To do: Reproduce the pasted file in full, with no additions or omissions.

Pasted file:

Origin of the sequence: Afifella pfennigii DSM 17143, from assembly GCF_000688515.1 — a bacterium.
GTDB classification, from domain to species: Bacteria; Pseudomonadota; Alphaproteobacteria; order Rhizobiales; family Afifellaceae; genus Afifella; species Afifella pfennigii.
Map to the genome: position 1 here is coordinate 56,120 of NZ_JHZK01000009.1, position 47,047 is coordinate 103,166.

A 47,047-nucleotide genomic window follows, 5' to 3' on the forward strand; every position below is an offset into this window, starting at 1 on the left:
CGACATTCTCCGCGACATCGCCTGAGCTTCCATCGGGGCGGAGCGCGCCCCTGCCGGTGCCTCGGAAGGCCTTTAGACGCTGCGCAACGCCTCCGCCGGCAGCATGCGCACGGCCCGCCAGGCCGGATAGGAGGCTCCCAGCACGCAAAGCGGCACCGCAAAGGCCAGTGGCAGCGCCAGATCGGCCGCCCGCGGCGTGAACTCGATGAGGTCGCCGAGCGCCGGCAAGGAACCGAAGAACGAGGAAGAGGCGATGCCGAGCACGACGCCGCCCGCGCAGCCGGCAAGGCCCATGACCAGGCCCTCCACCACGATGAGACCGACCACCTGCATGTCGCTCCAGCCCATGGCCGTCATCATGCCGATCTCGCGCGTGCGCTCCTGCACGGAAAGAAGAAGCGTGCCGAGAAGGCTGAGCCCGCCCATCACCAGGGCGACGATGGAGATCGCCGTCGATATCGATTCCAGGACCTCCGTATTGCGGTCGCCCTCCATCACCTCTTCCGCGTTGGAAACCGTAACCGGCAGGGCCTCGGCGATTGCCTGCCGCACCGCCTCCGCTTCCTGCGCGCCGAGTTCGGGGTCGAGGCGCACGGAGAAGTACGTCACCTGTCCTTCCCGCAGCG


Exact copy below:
Origin of the sequence: Afifella pfennigii DSM 17143, from assembly GCF_000688515.1 — a bacterium.
GTDB classification, from domain to species: Bacteria; Pseudomonadota; Alphaproteobacteria; order Rhizobiales; family Afifellaceae; genus Afifella; species Afifella pfennigii.
Map to the genome: position 1 here is coordinate 56,120 of NZ_JHZK01000009.1, position 47,047 is coordinate 103,166.

A 47,047-nucleotide genomic window follows, 5' to 3' on the forward strand; every position below is an offset into this window, starting at 1 on the left:
CGACATTCTCCGCGACATCGCCTGAGCTTCCATCGGGGCGGAGCGCGCCCCTGCCGGTGCCTCGGAAGGCCTTTAGACGCTGCGCAACGCCTCCGCCGGCAGCATGCGCACGGCCCGCCAGGCCGGATAGGAGGCTCCCAGCACGCAAAGCGGCACCGCAAAGGCCAGTGGCAGCGCCAGATCGGCCGCCCGCGGCGTGAACTCGATGAGGTCGCCGAGCGCCGGCAAGGAACCGAAGAACGAGGAAGAGGCGATGCCGAGCACGACGCCGCCCGCGCAGCCGGCAAGGCCCATGACCAGGCCCTCCACCACGATGAGACCGACCACCTGCATGTCGCTCCAGCCCATGGCCGTCATCATGCCGATCTCGCGCGTGCGCTCCTGCACGGAAAGAAGAAGCGTGCCGAGAAGGCTGAGCCCGCCCATCACCAGGGCGACGATGGAGATCGCCGTCGATATCGATTCCAGGACCTCCGTATTGCGGTCGCCCTCCATCACCTCTTCCGCGTTGGAAACCGTAACCGGCAGGGCCTCGGCGATTGCCTGCCGCACCGCCTCCGCTTCCTGCGCGCCGAGTTCGGGGTCGAGGCGCACGGAGAAGTACGTCACCTGTCCTTCCCGCAGCG